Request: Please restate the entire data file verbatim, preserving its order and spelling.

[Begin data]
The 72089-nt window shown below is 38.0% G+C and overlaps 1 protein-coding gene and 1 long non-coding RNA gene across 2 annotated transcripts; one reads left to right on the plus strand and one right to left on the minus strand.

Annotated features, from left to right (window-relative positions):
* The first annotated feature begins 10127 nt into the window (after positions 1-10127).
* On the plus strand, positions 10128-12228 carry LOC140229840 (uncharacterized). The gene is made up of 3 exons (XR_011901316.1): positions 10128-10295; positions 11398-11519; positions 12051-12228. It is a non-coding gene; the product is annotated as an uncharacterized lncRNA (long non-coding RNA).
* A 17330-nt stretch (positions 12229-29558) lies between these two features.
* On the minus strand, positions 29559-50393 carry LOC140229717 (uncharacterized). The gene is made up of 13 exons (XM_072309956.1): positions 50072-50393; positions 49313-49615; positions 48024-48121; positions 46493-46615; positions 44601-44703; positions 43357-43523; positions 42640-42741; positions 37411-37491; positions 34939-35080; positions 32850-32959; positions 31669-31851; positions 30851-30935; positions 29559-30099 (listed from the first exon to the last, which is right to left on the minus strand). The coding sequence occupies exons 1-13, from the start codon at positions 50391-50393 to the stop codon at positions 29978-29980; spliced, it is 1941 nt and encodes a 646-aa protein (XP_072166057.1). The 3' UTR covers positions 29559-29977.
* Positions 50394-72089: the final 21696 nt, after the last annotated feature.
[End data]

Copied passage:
The 72089-nt window shown below is 38.0% G+C and overlaps 1 protein-coding gene and 1 long non-coding RNA gene across 2 annotated transcripts; one reads left to right on the plus strand and one right to left on the minus strand.

Annotated features, from left to right (window-relative positions):
* The first annotated feature begins 10127 nt into the window (after positions 1-10127).
* On the plus strand, positions 10128-12228 carry LOC140229840 (uncharacterized). The gene is made up of 3 exons (XR_011901316.1): positions 10128-10295; positions 11398-11519; positions 12051-12228. It is a non-coding gene; the product is annotated as an uncharacterized lncRNA (long non-coding RNA).
* A 17330-nt stretch (positions 12229-29558) lies between these two features.
* On the minus strand, positions 29559-50393 carry LOC140229717 (uncharacterized). The gene is made up of 13 exons (XM_072309956.1): positions 50072-50393; positions 49313-49615; positions 48024-48121; positions 46493-46615; positions 44601-44703; positions 43357-43523; positions 42640-42741; positions 37411-37491; positions 34939-35080; positions 32850-32959; positions 31669-31851; positions 30851-30935; positions 29559-30099 (listed from the first exon to the last, which is right to left on the minus strand). The coding sequence occupies exons 1-13, from the start codon at positions 50391-50393 to the stop codon at positions 29978-29980; spliced, it is 1941 nt and encodes a 646-aa protein (XP_072166057.1). The 3' UTR covers positions 29559-29977.
* Positions 50394-72089: the final 21696 nt, after the last annotated feature.